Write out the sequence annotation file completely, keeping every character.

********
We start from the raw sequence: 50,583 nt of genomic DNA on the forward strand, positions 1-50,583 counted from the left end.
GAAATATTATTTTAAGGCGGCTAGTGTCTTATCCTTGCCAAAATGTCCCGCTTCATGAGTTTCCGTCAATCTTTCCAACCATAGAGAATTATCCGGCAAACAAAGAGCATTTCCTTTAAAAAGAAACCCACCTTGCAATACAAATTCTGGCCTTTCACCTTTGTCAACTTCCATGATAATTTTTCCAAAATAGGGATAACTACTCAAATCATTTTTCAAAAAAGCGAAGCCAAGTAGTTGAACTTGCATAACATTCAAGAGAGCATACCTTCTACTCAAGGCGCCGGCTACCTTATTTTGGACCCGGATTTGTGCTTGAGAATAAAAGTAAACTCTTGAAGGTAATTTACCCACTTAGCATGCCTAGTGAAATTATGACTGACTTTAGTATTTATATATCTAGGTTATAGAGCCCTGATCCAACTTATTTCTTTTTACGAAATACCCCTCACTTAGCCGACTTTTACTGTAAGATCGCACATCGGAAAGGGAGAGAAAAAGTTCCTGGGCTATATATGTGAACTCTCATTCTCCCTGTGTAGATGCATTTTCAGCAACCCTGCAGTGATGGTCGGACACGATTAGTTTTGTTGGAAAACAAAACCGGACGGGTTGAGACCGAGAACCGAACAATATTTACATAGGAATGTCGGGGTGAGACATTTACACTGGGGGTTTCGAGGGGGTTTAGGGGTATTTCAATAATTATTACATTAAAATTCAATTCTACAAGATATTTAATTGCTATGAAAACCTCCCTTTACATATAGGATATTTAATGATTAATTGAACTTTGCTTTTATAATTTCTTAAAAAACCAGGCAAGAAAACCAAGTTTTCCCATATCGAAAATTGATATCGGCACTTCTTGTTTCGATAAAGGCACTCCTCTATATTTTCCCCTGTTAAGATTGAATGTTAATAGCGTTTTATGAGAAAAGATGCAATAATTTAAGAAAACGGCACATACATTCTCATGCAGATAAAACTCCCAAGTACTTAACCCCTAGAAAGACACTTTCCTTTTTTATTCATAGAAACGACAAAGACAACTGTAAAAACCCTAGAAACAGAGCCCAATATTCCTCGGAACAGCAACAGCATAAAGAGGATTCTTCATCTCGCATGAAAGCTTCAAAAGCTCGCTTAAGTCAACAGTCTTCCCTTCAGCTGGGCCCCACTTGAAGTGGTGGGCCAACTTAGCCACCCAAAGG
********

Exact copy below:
We start from the raw sequence: 50,583 nt of genomic DNA on the forward strand, positions 1-50,583 counted from the left end.
GAAATATTATTTTAAGGCGGCTAGTGTCTTATCCTTGCCAAAATGTCCCGCTTCATGAGTTTCCGTCAATCTTTCCAACCATAGAGAATTATCCGGCAAACAAAGAGCATTTCCTTTAAAAAGAAACCCACCTTGCAATACAAATTCTGGCCTTTCACCTTTGTCAACTTCCATGATAATTTTTCCAAAATAGGGATAACTACTCAAATCATTTTTCAAAAAAGCGAAGCCAAGTAGTTGAACTTGCATAACATTCAAGAGAGCATACCTTCTACTCAAGGCGCCGGCTACCTTATTTTGGACCCGGATTTGTGCTTGAGAATAAAAGTAAACTCTTGAAGGTAATTTACCCACTTAGCATGCCTAGTGAAATTATGACTGACTTTAGTATTTATATATCTAGGTTATAGAGCCCTGATCCAACTTATTTCTTTTTACGAAATACCCCTCACTTAGCCGACTTTTACTGTAAGATCGCACATCGGAAAGGGAGAGAAAAAGTTCCTGGGCTATATATGTGAACTCTCATTCTCCCTGTGTAGATGCATTTTCAGCAACCCTGCAGTGATGGTCGGACACGATTAGTTTTGTTGGAAAACAAAACCGGACGGGTTGAGACCGAGAACCGAACAATATTTACATAGGAATGTCGGGGTGAGACATTTACACTGGGGGTTTCGAGGGGGTTTAGGGGTATTTCAATAATTATTACATTAAAATTCAATTCTACAAGATATTTAATTGCTATGAAAACCTCCCTTTACATATAGGATATTTAATGATTAATTGAACTTTGCTTTTATAATTTCTTAAAAAACCAGGCAAGAAAACCAAGTTTTCCCATATCGAAAATTGATATCGGCACTTCTTGTTTCGATAAAGGCACTCCTCTATATTTTCCCCTGTTAAGATTGAATGTTAATAGCGTTTTATGAGAAAAGATGCAATAATTTAAGAAAACGGCACATACATTCTCATGCAGATAAAACTCCCAAGTACTTAACCCCTAGAAAGACACTTTCCTTTTTTATTCATAGAAACGACAAAGACAACTGTAAAAACCCTAGAAACAGAGCCCAATATTCCTCGGAACAGCAACAGCATAAAGAGGATTCTTCATCTCGCATGAAAGCTTCAAAAGCTCGCTTAAGTCAACAGTCTTCCCTTCAGCTGGGCCCCACTTGAAGTGGTGGGCCAACTTAGCCACCCAAAGG